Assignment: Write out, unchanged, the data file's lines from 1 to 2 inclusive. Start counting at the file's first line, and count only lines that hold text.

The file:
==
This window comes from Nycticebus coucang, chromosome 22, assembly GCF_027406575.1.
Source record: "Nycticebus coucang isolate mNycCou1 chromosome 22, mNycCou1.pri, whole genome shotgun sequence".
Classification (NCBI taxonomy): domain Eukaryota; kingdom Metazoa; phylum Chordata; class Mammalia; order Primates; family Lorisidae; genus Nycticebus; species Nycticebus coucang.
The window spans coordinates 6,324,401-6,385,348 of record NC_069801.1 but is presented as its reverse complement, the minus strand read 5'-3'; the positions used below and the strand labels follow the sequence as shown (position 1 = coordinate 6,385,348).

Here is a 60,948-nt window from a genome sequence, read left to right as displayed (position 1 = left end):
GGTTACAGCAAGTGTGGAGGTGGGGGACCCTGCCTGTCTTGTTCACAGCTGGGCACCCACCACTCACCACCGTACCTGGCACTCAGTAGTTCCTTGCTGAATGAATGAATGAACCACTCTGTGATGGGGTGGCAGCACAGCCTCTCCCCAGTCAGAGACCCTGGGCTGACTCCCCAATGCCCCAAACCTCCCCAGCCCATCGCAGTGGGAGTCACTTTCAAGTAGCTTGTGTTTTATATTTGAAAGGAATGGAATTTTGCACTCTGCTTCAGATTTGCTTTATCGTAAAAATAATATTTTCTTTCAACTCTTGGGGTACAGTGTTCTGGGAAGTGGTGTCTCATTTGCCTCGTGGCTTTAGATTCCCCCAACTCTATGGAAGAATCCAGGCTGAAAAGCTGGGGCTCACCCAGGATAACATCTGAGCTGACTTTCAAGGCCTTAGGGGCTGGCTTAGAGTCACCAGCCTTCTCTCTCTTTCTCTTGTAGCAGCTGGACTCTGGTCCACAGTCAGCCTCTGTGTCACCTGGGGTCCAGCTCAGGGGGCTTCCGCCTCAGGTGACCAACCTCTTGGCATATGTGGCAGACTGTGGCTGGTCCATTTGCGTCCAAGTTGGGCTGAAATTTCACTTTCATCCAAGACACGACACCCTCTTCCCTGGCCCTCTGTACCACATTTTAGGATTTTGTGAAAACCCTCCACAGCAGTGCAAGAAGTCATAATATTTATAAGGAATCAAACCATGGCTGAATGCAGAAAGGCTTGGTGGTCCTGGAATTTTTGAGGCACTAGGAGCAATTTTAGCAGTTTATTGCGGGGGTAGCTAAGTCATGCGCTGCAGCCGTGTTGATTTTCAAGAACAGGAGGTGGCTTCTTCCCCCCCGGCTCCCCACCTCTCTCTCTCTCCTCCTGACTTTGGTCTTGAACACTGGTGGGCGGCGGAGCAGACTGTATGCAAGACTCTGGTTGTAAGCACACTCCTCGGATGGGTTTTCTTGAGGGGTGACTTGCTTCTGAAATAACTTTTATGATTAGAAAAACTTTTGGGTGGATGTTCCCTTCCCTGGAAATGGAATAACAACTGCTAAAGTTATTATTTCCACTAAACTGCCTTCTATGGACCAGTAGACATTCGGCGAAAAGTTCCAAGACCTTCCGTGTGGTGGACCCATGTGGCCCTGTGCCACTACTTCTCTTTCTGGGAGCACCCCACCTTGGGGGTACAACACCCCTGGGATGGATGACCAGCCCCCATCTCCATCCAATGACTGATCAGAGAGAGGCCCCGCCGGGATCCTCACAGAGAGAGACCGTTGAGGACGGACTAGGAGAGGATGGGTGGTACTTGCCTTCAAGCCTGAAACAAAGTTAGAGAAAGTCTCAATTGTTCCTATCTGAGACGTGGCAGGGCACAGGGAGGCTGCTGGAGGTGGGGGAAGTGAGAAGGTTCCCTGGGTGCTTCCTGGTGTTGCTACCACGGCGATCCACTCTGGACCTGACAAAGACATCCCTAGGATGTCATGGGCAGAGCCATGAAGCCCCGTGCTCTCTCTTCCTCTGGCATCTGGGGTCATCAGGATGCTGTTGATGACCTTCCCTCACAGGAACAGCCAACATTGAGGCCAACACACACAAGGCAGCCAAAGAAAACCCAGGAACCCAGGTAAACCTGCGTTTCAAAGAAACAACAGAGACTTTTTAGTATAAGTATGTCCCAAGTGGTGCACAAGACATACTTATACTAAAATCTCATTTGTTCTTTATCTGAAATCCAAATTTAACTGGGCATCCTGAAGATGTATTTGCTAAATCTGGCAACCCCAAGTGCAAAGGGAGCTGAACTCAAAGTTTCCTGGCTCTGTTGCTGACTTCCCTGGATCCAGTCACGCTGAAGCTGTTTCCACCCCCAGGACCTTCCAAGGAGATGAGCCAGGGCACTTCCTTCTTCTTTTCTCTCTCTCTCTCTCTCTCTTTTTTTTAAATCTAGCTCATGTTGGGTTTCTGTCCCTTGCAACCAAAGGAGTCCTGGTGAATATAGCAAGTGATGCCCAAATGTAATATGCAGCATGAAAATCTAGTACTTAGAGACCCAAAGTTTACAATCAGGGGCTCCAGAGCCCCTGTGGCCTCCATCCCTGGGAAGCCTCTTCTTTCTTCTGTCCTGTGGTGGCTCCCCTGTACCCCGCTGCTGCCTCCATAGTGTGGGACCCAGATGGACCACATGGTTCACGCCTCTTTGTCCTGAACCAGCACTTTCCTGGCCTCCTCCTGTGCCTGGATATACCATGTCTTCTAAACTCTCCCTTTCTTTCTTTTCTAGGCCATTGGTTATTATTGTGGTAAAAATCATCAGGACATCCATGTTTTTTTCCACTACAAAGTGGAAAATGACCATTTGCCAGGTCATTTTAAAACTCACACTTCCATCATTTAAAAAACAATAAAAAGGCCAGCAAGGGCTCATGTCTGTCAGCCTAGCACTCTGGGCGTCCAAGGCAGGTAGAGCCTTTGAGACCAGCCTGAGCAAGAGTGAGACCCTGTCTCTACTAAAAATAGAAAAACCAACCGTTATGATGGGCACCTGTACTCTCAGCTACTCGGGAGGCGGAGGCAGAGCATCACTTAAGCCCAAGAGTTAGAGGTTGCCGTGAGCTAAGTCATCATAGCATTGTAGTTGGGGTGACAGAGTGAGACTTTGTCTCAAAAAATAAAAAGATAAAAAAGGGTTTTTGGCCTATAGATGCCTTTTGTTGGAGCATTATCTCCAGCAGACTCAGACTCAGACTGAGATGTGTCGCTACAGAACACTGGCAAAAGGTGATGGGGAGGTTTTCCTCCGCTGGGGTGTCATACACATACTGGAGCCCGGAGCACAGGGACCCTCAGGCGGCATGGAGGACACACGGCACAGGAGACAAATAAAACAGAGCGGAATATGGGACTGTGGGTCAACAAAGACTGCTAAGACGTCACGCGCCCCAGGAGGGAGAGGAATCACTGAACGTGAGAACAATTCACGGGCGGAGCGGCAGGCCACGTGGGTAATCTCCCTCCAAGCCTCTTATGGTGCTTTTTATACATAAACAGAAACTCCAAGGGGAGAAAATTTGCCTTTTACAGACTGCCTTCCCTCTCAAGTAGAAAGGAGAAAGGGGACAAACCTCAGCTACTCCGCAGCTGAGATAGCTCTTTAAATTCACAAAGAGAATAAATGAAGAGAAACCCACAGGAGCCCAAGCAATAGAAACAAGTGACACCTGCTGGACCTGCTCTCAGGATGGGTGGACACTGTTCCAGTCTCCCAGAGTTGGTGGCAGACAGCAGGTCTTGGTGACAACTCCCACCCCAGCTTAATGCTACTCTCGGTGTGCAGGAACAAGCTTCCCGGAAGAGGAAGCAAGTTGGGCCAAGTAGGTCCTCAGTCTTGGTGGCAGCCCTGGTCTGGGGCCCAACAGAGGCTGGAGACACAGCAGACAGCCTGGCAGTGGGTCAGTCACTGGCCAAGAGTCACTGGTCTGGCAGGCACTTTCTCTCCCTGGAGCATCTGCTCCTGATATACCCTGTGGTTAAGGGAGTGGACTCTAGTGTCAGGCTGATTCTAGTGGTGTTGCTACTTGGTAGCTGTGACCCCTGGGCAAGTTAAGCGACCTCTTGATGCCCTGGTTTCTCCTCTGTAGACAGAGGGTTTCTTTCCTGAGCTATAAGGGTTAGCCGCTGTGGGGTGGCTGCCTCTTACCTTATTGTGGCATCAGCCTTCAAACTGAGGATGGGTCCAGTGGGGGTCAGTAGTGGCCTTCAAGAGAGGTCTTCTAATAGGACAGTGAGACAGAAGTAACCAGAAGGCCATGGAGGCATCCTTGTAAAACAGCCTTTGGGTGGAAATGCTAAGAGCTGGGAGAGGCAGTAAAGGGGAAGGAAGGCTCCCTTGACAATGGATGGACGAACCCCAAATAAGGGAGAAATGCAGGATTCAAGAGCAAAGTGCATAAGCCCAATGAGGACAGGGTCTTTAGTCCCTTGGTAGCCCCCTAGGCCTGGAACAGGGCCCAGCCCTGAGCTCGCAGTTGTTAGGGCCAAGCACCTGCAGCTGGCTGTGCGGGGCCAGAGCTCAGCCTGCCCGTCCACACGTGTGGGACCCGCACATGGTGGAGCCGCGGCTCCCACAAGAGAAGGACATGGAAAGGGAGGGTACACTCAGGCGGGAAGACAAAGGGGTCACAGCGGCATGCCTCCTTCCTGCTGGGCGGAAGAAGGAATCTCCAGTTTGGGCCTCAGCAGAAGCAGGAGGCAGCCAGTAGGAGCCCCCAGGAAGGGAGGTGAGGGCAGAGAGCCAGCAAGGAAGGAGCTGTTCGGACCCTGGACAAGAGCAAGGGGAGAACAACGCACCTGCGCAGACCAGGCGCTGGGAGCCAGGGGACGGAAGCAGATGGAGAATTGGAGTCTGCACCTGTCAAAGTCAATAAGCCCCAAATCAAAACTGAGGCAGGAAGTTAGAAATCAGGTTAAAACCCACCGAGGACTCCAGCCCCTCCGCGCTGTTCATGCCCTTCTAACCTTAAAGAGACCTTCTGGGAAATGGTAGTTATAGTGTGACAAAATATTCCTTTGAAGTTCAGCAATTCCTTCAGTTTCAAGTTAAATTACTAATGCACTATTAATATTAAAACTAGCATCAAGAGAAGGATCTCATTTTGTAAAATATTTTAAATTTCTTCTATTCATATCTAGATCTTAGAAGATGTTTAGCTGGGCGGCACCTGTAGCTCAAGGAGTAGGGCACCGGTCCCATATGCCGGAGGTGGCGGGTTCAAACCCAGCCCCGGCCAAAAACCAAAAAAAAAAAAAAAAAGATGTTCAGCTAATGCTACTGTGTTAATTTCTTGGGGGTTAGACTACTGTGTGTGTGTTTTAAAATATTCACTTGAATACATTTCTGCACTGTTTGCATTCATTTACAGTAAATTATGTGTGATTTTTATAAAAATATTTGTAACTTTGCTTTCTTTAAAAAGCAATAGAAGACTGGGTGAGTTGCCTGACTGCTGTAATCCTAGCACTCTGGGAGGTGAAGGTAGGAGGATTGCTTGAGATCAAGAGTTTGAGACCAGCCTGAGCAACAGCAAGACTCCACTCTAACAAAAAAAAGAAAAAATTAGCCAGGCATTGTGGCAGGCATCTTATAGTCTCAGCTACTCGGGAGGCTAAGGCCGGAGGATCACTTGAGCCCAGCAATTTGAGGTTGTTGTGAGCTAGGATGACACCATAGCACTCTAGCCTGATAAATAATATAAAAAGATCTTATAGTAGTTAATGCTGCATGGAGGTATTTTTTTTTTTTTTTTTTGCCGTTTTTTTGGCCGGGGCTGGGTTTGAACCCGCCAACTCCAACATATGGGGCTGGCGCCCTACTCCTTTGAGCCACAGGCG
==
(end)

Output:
This window comes from Nycticebus coucang, chromosome 22, assembly GCF_027406575.1.
Source record: "Nycticebus coucang isolate mNycCou1 chromosome 22, mNycCou1.pri, whole genome shotgun sequence".